systems, and artificial intelligence (AI). Now, these are fundamentally hard problems. In filter calculations (the easy problems), the same execution occurs no matter what data you have. For example, FFT programs will always execute the same way, no matter what data you're using.

With the hard problems, you have to search. Your calculation is a lot more dynamic and a lot more difficult because the calculation does depend upon the data that you happen to have at the time. It is in this area that my work and the work of my group have focused: how you put together symbols and search. And that's what Newell and Simon (1976) called AI, actually. But call it what you like.

I want to talk about two more things: concurrency and parallelism. These are the themes of this particular session. I'd like to talk about the instruction-set architecture, too, because it interacts so strongly with concurrency and parallelism. If you're building a computer, one instruction type is enough, right? You build a Turing machine with one instruction. So that's sufficient, but you don't get performance.

If you want performance, you'd better add more instructions. If you have a numeric processor, you include floating-point add, floating-point multiply, and floating-point divide. If you have a general-purpose processor, you need operations like load, store, jump, add, and subtract. If you want a symbolic processor, you've got to do things like binding two symbols together (binding), dereferencing, unifying, and backtracking. To construct a symbolic processor, you need the general-purpose features and the symbolic operations.

Our latest effort is a single-chip processor called the Berkeley Abstract Machine (BAM). This work has been sponsored by the Defense Advanced Research Projects Agency. For our symbolic language, we have primarily used Prolog, but BAM is not necessarily dependent on it.

Now, I'd like to tell you a little bit about it to illustrate the instructionset architecture issues involved, especially the features of the BAM chip that boost performance. These are the usual general-purpose instructions—load, store, and so on. There's special support for unification. Unification is the most general pattern match you can do. Backtracking is also supported so that you can do searching and then backtrack if you find it wrong. The architecture features include tags, stack management, special registers, and a microstore—that is, internal opcodes. There is pipeline execution to get performance and multiple I/O ports for address, data, and instructions.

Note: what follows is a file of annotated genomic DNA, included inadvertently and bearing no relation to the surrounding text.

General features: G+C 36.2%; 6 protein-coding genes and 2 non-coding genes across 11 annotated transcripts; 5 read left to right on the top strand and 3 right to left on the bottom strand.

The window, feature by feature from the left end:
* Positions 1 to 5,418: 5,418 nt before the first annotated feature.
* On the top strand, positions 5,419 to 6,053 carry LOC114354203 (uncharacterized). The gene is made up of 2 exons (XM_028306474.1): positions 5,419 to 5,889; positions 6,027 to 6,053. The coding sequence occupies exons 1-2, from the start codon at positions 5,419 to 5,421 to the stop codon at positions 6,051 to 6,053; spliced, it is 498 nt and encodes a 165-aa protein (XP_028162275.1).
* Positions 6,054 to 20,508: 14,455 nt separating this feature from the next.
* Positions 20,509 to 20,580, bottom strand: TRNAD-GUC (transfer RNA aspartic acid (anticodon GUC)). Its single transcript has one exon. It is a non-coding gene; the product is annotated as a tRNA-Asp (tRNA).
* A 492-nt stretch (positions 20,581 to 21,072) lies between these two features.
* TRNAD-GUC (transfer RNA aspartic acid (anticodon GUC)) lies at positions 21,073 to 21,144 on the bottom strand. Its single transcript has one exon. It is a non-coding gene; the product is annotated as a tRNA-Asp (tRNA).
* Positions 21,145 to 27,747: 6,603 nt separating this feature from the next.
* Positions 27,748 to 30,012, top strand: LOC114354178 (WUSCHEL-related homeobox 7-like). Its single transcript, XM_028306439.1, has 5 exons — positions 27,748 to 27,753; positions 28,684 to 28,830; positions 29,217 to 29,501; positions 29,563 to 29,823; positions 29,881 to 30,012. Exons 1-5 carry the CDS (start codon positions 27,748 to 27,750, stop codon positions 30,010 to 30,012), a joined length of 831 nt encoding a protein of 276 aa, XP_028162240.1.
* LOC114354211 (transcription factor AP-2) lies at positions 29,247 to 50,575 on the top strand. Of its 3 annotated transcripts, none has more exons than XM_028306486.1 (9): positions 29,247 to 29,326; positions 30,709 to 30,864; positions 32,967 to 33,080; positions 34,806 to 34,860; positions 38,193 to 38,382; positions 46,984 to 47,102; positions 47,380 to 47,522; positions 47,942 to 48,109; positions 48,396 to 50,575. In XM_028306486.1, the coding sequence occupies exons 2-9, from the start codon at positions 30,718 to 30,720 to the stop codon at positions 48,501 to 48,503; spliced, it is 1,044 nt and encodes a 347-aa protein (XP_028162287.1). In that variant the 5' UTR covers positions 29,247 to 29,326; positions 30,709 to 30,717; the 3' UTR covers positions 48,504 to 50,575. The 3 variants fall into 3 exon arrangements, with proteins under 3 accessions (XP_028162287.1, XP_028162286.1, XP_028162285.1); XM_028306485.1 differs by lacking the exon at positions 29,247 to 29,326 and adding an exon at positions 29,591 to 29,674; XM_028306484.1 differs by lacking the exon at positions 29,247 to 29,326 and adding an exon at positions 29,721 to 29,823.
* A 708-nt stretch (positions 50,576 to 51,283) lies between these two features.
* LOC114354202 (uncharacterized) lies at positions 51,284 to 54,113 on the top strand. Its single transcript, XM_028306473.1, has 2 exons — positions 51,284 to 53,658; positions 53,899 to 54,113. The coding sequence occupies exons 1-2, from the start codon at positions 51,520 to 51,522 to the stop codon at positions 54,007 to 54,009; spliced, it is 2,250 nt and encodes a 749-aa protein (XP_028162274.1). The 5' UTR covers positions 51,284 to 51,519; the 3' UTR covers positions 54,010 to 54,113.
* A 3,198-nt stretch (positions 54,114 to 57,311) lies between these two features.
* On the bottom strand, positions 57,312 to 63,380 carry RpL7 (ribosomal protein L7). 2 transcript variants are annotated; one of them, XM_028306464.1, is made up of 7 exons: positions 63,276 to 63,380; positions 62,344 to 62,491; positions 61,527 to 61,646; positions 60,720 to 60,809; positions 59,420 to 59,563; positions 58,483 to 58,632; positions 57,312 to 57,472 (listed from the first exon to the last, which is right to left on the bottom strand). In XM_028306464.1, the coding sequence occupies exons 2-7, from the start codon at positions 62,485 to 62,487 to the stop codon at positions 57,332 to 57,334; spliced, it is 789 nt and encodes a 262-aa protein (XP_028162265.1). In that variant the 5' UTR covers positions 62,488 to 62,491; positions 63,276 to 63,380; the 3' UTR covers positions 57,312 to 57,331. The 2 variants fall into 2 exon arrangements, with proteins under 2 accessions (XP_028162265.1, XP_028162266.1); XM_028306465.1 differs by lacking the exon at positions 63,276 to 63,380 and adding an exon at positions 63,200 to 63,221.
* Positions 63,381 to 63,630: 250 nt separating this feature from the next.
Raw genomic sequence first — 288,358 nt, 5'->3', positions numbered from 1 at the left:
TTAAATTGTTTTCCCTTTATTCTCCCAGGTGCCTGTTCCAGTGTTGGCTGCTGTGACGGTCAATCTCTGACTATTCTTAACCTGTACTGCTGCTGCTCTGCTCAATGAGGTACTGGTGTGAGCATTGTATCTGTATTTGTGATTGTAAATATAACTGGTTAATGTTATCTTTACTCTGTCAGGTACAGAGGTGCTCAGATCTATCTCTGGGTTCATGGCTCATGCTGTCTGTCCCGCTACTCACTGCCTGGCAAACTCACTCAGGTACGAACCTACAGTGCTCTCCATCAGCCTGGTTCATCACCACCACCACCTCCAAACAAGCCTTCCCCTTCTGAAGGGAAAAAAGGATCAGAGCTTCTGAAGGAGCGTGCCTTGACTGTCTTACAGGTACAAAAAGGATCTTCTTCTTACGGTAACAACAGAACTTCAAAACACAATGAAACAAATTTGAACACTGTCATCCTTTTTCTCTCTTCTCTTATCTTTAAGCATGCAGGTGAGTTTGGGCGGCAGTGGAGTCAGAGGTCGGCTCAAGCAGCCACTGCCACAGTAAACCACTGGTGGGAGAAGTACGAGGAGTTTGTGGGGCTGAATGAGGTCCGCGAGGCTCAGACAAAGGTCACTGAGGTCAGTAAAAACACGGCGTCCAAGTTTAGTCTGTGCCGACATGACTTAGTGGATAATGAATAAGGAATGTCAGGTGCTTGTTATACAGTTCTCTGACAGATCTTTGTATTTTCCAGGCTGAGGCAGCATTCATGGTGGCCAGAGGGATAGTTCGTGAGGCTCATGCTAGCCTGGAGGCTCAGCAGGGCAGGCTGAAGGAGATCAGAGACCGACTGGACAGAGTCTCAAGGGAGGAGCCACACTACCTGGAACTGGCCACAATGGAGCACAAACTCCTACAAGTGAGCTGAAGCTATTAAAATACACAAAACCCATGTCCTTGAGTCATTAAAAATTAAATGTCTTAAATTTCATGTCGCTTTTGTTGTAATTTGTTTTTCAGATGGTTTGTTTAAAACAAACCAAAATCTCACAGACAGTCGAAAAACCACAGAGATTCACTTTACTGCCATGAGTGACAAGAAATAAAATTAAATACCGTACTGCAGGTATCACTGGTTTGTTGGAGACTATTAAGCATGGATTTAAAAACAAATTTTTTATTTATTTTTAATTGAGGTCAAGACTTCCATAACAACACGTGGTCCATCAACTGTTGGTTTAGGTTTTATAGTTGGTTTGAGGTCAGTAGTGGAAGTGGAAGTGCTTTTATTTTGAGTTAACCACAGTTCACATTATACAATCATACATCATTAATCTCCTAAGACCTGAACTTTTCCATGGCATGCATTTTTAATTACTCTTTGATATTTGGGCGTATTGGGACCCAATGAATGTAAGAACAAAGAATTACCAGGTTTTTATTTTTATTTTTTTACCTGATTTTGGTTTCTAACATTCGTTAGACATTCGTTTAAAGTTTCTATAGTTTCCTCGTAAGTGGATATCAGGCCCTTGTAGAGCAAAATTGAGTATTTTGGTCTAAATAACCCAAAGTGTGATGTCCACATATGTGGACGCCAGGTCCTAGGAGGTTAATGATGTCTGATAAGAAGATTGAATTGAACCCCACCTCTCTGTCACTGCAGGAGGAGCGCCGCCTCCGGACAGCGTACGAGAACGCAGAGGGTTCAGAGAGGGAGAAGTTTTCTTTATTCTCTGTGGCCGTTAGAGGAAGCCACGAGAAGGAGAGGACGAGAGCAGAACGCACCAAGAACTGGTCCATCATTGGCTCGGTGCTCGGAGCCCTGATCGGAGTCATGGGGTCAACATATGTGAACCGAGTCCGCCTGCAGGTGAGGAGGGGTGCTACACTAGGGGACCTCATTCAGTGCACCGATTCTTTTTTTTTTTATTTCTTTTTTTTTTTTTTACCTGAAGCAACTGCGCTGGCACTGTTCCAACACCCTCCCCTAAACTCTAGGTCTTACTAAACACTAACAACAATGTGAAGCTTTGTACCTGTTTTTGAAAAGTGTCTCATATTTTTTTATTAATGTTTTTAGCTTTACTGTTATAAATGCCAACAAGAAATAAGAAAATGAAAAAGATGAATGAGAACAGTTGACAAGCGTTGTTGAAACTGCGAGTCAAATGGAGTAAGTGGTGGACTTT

In this processor design we considered what it costs to do symbolic calculations in addition to the general-purpose calculations. We selected

a good set of all possible general-purpose instructions to match with the symbolic, and then we added what was needed to get performance.

If you add a feature, you get a corresponding improvement in performance. See Figure 1, which graphs the percentage increase in performance. The cycle count varies between one and two, one being BAM as a benchmark. We took all combinations of features that we could find and with simulation tried to understand what cost-performance tradeoffs can be achieved.

Some cost-performance combinations aren't very good. Others are quite good, and the full combination is quite good. The net result is that an 11 per cent increase in the silicon area of a single-chip microcomputer, BAM, results in a 70 per cent increase in the performance on symbolic calculations. So that's what we chose for BAM. It doesn't cost very much to do the symbolic once you have the general-purpose features.

The BAM chip features 24 internal microinstructions and 62 external ones. It achieves about 1.4 cycles per instruction. However, because of dereferencing, the number of cycles per instruction is indefinitely large. Simulations indicated that the chip would achieve about 24 million instructions per second, or about three million logical inferences per second (i.e., about 3 MLIPS). A logical inference is what you execute for symbolic computing. It's a general pattern match, and if it succeeds, you do a procedure call, execution, and return.

We submitted this chip for fabrication. The chip has now been tested, and it achieved 3.8 MLIPS.